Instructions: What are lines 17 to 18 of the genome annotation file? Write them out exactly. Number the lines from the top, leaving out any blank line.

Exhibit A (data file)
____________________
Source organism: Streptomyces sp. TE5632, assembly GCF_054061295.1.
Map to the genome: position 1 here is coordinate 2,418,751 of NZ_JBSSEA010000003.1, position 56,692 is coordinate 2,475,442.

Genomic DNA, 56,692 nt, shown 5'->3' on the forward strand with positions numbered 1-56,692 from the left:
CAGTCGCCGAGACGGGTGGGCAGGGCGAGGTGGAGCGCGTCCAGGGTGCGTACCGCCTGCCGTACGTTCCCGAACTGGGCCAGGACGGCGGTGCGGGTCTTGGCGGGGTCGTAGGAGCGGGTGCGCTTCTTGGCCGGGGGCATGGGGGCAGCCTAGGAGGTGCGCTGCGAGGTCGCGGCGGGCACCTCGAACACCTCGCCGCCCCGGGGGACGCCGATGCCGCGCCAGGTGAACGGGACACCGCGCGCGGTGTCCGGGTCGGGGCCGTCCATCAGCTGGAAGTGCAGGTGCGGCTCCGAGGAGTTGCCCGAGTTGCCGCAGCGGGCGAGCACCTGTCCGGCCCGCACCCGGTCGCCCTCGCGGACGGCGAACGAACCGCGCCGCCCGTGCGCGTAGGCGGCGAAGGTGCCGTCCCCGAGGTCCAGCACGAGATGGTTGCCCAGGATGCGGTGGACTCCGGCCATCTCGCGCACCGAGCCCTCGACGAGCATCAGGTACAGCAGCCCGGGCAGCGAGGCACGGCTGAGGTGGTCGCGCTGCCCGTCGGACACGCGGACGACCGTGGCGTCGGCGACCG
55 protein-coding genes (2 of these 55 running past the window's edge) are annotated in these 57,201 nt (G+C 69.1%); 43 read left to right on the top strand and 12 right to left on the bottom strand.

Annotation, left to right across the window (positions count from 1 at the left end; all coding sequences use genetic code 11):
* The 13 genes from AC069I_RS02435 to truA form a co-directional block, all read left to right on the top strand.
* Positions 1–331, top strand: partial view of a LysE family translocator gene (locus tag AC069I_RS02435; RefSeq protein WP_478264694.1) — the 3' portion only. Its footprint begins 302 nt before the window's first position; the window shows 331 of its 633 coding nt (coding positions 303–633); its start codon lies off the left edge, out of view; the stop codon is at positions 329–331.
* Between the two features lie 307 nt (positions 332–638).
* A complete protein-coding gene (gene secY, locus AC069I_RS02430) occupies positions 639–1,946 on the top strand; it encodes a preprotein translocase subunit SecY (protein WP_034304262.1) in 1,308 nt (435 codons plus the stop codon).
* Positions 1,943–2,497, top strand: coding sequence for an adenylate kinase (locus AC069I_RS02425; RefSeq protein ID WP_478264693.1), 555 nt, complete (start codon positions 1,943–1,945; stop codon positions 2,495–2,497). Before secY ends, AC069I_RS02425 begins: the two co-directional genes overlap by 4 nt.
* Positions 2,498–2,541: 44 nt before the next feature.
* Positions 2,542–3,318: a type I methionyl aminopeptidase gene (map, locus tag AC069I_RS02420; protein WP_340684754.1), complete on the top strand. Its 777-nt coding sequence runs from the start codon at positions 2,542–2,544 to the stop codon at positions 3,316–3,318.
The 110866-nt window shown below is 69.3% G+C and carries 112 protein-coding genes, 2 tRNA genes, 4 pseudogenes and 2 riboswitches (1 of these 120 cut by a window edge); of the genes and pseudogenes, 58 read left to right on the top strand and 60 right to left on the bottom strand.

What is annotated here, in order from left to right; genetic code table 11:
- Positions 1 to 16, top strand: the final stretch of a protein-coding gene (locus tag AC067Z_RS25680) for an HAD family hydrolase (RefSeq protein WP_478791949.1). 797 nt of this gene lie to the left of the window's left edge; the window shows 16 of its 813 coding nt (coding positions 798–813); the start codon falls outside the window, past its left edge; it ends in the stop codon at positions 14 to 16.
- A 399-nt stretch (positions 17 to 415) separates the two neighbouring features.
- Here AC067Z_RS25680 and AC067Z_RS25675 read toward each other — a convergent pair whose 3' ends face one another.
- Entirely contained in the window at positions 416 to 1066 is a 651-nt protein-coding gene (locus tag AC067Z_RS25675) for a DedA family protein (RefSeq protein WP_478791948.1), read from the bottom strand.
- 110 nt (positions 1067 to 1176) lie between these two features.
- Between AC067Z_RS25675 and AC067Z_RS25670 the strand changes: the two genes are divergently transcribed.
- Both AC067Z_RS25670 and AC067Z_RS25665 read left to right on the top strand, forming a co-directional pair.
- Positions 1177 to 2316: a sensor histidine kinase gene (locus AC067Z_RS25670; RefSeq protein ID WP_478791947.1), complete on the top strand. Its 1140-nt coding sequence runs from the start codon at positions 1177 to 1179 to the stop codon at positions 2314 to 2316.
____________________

- A 399-nt stretch (positions 17 to 415) separates the two neighbouring features.
- Here AC067Z_RS25680 and AC067Z_RS25675 read toward each other — a convergent pair whose 3' ends face one another.